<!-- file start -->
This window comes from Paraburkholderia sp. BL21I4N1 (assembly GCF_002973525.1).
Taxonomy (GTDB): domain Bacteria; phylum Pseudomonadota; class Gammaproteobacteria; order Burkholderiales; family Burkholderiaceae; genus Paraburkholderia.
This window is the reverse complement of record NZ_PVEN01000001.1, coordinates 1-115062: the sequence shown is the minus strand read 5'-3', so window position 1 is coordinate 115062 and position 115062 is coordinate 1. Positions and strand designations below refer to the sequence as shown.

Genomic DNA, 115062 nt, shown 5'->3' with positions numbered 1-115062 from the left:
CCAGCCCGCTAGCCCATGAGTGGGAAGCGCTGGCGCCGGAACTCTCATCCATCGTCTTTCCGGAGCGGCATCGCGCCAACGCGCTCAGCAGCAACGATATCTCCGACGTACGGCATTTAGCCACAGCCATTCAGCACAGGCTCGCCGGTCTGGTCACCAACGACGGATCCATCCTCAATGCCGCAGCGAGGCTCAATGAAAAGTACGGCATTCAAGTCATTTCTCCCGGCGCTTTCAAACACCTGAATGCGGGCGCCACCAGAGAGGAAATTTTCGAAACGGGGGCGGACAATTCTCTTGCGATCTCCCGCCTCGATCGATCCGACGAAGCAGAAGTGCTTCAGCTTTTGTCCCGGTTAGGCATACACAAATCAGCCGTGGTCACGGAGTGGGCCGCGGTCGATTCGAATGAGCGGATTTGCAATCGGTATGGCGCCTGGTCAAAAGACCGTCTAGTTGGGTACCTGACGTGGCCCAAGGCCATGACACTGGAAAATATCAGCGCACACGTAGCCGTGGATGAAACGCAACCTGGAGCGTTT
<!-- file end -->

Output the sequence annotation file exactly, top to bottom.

This window comes from Paraburkholderia sp. BL21I4N1 (assembly GCF_002973525.1).
Taxonomy (GTDB): domain Bacteria; phylum Pseudomonadota; class Gammaproteobacteria; order Burkholderiales; family Burkholderiaceae; genus Paraburkholderia.
This window is the reverse complement of record NZ_PVEN01000001.1, coordinates 1-115062: the sequence shown is the minus strand read 5'-3', so window position 1 is coordinate 115062 and position 115062 is coordinate 1. Positions and strand designations below refer to the sequence as shown.

Genomic DNA, 115062 nt, shown 5'->3' with positions numbered 1-115062 from the left:
CCAGCCCGCTAGCCCATGAGTGGGAAGCGCTGGCGCCGGAACTCTCATCCATCGTCTTTCCGGAGCGGCATCGCGCCAACGCGCTCAGCAGCAACGATATCTCCGACGTACGGCATTTAGCCACAGCCATTCAGCACAGGCTCGCCGGTCTGGTCACCAACGACGGATCCATCCTCAATGCCGCAGCGAGGCTCAATGAAAAGTACGGCATTCAAGTCATTTCTCCCGGCGCTTTCAAACACCTGAATGCGGGCGCCACCAGAGAGGAAATTTTCGAAACGGGGGCGGACAATTCTCTTGCGATCTCCCGCCTCGATCGATCCGACGAAGCAGAAGTGCTTCAGCTTTTGTCCCGGTTAGGCATACACAAATCAGCCGTGGTCACGGAGTGGGCCGCGGTCGATTCGAATGAGCGGATTTGCAATCGGTATGGCGCCTGGTCAAAAGACCGTCTAGTTGGGTACCTGACGTGGCCCAAGGCCATGACACTGGAAAATATCAGCGCACACGTAGCCGTGGATGAAACGCAACCTGGAGCGTTT